Tom's dad was a preacher. He remembers when his father used to get anonymous hate mail from parishioners who didn't like something he said or did. Having a minister who was direct and decisive did not sit well with them.
As a kid, Tom couldn't make sense of it. How could people who professed to be Christians send nasty letters to the preacher?
Many years later, Tom understands why his father never bothered to acknowledge those people or respond in kind.
But young Tom wanted to fight back. He started writing a fiery letter in return and was going to send it to someone until his mother found it and reminded him, "That's not what we do."
Our basest instincts
Social media is a new conduit for anti-social behavior. While we acknowledge that many people use their handheld computers for good, social media, at the fingertips of angry and disenfranchised people, can create fake news, bully, terrorize, spread gossip — it can do all of these things anonymously.
That may be the most sinister aspect of all. With an email address, a person can simply create a new account under a different name and spew hatred.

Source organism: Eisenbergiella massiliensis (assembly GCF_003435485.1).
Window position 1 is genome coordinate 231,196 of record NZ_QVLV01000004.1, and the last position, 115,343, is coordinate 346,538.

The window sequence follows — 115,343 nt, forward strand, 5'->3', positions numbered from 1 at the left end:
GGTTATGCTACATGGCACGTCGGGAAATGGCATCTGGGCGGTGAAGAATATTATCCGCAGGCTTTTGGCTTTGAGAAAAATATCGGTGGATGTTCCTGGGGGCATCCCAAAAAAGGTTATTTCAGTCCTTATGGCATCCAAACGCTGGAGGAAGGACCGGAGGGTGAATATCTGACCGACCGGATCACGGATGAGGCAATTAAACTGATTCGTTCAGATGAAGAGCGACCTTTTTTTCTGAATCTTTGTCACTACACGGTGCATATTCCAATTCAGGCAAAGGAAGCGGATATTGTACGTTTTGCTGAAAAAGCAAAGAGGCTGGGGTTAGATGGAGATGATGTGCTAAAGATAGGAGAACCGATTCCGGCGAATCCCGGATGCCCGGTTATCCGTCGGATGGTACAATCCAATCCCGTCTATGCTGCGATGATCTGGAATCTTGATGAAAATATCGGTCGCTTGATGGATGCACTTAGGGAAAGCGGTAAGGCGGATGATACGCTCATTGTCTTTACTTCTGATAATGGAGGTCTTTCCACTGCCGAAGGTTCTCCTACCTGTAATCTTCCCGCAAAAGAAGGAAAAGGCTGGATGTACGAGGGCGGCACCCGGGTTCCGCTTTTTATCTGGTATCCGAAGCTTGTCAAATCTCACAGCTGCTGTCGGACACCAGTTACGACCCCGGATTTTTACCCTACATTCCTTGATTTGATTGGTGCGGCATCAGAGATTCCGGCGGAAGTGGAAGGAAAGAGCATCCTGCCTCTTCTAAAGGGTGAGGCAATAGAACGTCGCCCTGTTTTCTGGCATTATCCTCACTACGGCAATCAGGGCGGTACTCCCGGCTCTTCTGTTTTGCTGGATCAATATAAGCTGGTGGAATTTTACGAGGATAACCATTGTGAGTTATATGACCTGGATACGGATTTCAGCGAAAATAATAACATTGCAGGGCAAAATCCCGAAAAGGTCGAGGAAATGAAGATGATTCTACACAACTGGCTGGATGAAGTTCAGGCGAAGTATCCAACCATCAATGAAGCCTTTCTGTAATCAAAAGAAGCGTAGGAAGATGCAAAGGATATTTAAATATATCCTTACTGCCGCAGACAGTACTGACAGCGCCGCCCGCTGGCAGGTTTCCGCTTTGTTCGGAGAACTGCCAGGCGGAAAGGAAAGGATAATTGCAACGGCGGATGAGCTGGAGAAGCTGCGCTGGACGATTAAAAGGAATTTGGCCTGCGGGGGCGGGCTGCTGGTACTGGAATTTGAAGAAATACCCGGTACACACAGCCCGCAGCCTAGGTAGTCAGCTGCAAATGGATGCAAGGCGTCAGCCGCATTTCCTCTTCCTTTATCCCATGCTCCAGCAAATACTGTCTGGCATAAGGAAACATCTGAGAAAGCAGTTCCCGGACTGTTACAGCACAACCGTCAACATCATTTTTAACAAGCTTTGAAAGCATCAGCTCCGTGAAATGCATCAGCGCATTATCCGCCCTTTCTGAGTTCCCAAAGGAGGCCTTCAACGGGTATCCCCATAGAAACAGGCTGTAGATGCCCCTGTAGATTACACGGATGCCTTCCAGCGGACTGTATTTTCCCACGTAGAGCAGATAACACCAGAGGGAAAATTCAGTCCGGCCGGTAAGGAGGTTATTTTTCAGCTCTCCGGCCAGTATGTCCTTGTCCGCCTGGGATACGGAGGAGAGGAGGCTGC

These devices enable us to wield power from afar. We can lambaste anyone we want and do it behind the wall of anonymity. We can push your buttons simply by pressing a few of ours. We can rock your world while sitting on our sofa. And we don't even have to know you.
Dad and Mom, who's monitoring what your sons and daughters are clicking in cyberspace? We carry our cellphone like a gun in a holster — we can pull it out and injure someone in 140 characters. Each of us has the power to create conflict or ruin a reputation, sometimes just for the fun of it. We say things to people with a few clicks that we would never tell them to their face.
How ironic that we utilize such a technological marvel to hurt others. As advanced as we have become in communications, we humans just can't help but resort to our basest inclinations.
Help your kids like who they are
Research tells us there are many reasons why too many of us — young and old — choose to go for our holster and shoot from the lip without opening our mouth. People feel ignored, unimportant, passed over. Many feel powerless and fearful. When the fuse burns to the end, they lash out with their words, fists, cars, guns and their miraculous, harmless-looking cellphones.
Years ago, Tom remembers his mother describing those messengers of hate in simpler terms: "They just may not like themselves very much."
Dad and Mom, do all that you can to keep your kids from feeling ignored, unimportant and passed over. Empower them by being models of purpose and courage. Help them be proud of who they are.
Tom Tozer and Bill Black are authors of Dads2Dads: Tools for Raising Teenagers. Like them on Facebook and follow them on Twitter at Dads2Dadsllc. Contact them at tomandbill@Dads2Dadsllc.com.